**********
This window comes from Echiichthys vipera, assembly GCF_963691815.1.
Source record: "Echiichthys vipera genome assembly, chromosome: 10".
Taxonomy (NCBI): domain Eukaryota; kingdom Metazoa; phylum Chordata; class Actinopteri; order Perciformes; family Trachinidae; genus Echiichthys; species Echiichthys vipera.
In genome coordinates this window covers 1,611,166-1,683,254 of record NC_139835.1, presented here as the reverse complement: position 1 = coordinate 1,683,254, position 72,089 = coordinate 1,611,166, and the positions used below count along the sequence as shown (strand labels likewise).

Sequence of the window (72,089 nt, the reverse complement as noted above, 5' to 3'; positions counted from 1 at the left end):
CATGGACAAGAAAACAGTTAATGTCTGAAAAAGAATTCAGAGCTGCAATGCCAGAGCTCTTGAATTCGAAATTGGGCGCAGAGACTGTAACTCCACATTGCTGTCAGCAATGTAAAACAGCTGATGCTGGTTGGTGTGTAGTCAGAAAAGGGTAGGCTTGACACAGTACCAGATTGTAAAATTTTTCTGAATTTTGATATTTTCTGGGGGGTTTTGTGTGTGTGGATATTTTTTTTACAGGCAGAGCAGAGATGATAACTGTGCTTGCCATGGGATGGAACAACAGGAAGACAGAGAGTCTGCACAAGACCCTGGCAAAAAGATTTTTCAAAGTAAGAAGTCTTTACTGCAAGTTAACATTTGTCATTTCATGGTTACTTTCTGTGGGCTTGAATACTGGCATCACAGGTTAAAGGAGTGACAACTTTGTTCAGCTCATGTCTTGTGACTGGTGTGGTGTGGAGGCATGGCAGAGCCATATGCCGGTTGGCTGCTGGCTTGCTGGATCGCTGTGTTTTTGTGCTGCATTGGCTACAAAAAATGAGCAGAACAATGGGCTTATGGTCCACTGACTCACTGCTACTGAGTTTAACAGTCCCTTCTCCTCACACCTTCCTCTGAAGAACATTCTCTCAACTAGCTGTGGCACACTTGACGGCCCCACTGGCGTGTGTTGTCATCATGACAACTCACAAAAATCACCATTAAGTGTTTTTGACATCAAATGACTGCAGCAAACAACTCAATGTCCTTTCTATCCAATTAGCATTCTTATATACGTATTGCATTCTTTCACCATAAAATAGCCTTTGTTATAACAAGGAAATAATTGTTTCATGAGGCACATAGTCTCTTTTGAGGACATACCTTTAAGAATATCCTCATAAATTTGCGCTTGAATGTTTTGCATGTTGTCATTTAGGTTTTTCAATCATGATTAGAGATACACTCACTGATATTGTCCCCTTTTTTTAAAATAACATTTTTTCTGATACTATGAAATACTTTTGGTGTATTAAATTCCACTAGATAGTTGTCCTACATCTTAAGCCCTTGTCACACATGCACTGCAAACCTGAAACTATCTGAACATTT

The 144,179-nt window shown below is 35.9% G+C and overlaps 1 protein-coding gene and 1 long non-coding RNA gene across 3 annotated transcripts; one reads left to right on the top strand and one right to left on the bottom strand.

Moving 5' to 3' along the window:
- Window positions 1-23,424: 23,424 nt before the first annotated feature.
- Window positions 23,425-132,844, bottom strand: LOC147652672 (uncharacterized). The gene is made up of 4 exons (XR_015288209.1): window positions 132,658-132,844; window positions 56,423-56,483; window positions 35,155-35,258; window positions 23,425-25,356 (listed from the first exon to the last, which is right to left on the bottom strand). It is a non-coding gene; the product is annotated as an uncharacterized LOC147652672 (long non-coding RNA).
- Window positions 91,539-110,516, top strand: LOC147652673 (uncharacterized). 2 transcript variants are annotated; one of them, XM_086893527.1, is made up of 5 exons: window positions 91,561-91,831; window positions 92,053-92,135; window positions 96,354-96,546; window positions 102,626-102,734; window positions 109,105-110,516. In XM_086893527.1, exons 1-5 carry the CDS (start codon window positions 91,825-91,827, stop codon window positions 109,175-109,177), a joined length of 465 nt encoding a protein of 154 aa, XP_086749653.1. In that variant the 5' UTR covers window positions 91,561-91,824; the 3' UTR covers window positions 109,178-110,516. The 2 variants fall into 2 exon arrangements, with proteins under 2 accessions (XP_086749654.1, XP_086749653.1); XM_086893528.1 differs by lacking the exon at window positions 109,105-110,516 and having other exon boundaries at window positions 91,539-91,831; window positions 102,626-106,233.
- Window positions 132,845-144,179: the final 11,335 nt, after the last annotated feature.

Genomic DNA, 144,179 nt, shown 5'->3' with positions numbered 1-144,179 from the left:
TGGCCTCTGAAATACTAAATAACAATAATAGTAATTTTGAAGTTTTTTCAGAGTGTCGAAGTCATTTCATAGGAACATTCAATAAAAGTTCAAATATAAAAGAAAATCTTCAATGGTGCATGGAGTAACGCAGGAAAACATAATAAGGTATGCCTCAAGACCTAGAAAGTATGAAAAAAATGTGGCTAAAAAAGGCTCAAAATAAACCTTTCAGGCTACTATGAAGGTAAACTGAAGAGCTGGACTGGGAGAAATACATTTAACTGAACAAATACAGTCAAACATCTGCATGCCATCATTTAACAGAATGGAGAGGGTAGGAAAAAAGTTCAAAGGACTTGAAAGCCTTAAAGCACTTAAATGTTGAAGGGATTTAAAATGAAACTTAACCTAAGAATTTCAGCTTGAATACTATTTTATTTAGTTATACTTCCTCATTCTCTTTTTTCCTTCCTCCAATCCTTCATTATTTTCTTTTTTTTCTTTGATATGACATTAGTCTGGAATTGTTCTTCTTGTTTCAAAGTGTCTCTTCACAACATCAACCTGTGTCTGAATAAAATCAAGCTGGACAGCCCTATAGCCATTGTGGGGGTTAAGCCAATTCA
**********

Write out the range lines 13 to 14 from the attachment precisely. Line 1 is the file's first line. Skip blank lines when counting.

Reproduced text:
Genomic DNA, 144,179 nt, shown 5'->3' with positions numbered 1-144,179 from the left:
TGGCCTCTGAAATACTAAATAACAATAATAGTAATTTTGAAGTTTTTTCAGAGTGTCGAAGTCATTTCATAGGAACATTCAATAAAAGTTCAAATATAAAAGAAAATCTTCAATGGTGCATGGAGTAACGCAGGAAAACATAATAAGGTATGCCTCAAGACCTAGAAAGTATGAAAAAAATGTGGCTAAAAAAGGCTCAAAATAAACCTTTCAGGCTACTATGAAGGTAAACTGAAGAGCTGGACTGGGAGAAATACATTTAACTGAACAAATACAGTCAAACATCTGCATGCCATCATTTAACAGAATGGAGAGGGTAGGAAAAAAGTTCAAAGGACTTGAAAGCCTTAAAGCACTTAAATGTTGAAGGGATTTAAAATGAAACTTAACCTAAGAATTTCAGCTTGAATACTATTTTATTTAGTTATACTTCCTCATTCTCTTTTTTCCTTCCTCCAATCCTTCATTATTTTCTTTTTTTTCTTTGATATGACATTAGTCTGGAATTGTTCTTCTTGTTTCAAAGTGTCTCTTCACAACATCAACCTGTGTCTGAATAAAATCAAGCTGGACAGCCCTATAGCCATTGTGGGGGTTAAGCCAATTCA